Now back to obesity. Preventable? Yes, definitely. Curable? Yep. More people suffer from it than contract Ebola? Without a doubt – not even close! Kills more people than AIDS? Well, trick question, most people don’t technically die from AIDS either, but generally yes, many more people die from complications related to being obese, like heart disease, than die from secondary infections contracted by people with AIDS. As serious as cancer? Not quite – though obesity is a risk factor for getting cancer – so still pretty serious. And yet it seems like most people don’t take it very seriously. I don’t understand why that is, and that is part of why I am writing this.

So what am I suggesting, that because obesity is preventable and curable, we therefor are justified in blaming or shaming fat people? Definitely no to the shaming, I mean, besides it not being nice, it probably wouldn’t work. Especially not for people who use food as an emotional comfort. Also I don’t believe shame would be justified. To illustrate why consider adult illiteracy. It is an interesting parallel since some people have said there is an epidemic of illiteracy as well as the statistical correlations with socio-economic status. (I don’t think I have heard illiteracy described as a disease though…) Anyway, I feel like shaming a fat person would be a lot like shaming an illiterate person. Ineffective for one, but more importantly it would be a misuse of shame. Shame has a place in my opinion, but it is in the realm of morals and ethics, not of knowledge. When the problem is essentially a problem of knowledge then teaching is the solution and shame is counterproductive, as well as – in this case – pointlessly making people feel bad which is just therefore mean.

My amateur opinion, that I think is shared by at least some experts, is that a primary cause of obesity is bad diet. I see bad diet as a lack of knowledge in two ways. One is that people eat unhealthy foods because they don’t know how unhealthy they are. Two, people have bad habits related to eating, and I think of habits as a type of psychological knowledge. Consider the way we talk about them sometimes. You are taught bad habits and can teach yourself good habits. Therefore  Teaching people about good diet choices and eating habits might be akin to teaching a person to read.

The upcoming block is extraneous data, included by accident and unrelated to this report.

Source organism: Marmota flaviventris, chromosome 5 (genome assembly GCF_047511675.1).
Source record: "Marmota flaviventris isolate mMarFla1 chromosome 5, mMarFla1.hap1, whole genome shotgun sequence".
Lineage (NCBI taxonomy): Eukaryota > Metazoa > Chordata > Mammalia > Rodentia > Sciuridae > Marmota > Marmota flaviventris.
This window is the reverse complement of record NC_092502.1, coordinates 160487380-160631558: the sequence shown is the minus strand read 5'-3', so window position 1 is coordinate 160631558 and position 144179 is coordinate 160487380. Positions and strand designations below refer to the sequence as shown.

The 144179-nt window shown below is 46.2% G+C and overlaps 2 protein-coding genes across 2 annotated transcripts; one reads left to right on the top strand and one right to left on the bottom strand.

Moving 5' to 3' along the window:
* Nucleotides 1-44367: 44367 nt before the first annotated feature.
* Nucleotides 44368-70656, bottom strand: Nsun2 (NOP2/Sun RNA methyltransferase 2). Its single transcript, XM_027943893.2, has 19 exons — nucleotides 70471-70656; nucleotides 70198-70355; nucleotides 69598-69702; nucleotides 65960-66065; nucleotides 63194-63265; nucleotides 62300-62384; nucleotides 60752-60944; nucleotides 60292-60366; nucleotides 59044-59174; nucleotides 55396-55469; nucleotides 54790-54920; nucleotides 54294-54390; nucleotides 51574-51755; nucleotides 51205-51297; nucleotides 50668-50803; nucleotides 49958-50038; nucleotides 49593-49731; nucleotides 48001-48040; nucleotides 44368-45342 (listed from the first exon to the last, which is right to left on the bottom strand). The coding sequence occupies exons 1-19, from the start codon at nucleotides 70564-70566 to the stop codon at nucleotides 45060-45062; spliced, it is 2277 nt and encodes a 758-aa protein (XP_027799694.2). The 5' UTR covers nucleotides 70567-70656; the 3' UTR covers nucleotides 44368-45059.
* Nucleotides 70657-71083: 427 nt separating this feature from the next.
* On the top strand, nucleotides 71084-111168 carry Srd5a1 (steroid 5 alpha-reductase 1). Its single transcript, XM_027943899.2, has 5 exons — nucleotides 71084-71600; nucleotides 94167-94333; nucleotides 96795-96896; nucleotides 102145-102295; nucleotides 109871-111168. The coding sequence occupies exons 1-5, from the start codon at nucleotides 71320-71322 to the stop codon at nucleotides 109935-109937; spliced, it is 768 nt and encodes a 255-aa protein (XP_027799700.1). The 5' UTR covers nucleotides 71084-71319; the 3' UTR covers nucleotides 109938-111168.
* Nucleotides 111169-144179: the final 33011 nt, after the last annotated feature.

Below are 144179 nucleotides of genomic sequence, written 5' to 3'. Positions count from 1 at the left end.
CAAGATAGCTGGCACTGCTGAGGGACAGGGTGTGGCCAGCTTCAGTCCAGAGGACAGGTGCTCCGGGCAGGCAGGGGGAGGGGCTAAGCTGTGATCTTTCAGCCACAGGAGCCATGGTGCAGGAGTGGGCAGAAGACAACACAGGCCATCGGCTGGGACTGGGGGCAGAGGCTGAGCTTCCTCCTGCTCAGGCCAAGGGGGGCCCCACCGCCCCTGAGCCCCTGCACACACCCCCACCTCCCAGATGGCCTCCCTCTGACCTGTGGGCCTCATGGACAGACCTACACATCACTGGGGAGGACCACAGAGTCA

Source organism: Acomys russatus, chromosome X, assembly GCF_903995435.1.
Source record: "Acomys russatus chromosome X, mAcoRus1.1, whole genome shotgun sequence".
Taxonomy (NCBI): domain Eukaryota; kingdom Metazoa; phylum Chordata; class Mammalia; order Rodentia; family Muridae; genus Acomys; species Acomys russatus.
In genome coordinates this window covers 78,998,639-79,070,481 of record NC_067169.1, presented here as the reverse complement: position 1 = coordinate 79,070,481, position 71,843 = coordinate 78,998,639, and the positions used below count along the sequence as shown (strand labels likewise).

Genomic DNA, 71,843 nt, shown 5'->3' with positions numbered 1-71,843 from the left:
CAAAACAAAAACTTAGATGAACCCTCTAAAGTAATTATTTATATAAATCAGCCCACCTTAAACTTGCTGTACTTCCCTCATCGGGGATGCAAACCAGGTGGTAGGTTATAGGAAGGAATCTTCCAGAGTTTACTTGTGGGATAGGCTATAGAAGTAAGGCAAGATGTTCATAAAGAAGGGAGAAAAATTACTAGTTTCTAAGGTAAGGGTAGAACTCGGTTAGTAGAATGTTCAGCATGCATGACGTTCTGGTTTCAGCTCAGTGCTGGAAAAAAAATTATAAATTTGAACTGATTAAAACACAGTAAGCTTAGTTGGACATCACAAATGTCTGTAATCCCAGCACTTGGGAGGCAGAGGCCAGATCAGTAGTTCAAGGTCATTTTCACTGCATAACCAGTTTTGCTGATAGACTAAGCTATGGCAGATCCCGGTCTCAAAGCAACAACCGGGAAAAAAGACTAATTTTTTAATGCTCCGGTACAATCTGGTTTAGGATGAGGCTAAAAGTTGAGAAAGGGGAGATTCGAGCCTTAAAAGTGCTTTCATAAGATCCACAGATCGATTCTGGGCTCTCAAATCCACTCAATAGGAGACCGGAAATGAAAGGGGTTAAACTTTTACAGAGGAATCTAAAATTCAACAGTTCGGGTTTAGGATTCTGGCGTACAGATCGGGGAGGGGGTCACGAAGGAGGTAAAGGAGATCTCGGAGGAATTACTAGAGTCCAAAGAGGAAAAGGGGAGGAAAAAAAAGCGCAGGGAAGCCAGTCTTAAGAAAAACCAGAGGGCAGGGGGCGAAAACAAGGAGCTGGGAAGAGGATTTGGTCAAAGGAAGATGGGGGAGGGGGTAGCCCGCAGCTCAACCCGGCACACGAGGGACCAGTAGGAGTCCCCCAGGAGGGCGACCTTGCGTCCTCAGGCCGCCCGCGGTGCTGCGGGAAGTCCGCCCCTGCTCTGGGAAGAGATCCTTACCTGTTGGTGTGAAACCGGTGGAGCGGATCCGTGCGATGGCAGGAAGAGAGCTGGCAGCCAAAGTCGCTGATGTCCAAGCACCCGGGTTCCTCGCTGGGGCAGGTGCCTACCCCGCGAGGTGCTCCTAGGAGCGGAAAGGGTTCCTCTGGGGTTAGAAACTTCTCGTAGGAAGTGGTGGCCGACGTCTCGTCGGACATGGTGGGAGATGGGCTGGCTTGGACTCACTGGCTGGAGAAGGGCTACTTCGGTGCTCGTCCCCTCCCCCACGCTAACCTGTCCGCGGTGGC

Social Media Commentary That Makes Me Cringe Isn’t All Bad

More refugees, another school shooting, errant drone strikes, and other such things where people are dying or suffering who should not. This is the news lately. But I could almost say this on any given day and it would be true it seems. Tragedy, and evil are nothing new, and yet it feels newly tragic each time. That must be the reason everyone, myself included, feels the compulsion to to make the poignant comment on Facebook or Twitter that is going to mean something. I have been wondering if the underlying desire driving the commentary is to help more often than not. Practically speaking what else can most of us really do except talk about it. Maybe it is just trying to not to feel completely helpless or powerless in the face of such things. Saying something – trying to frame the tragedy correctly, or enlighten about the hidden underlying causes, or to motivate to action in some fashion, or arguing to change things things so it doesn’t happen again, or even reacting against the proposed counter measures one supposes will have undesirable side effects – this is all we have! In this medium at least.

Okay, this is just me convincing myself I shouldn’t feel annoyed or so disturbed by peoples opinions or commentary. At least I should temper my reaction some if I don’t like or agree with what they say keeping in mind that it means people care in some fashion, and that is so much better than apathy!

Getting Okay With Being Unproductive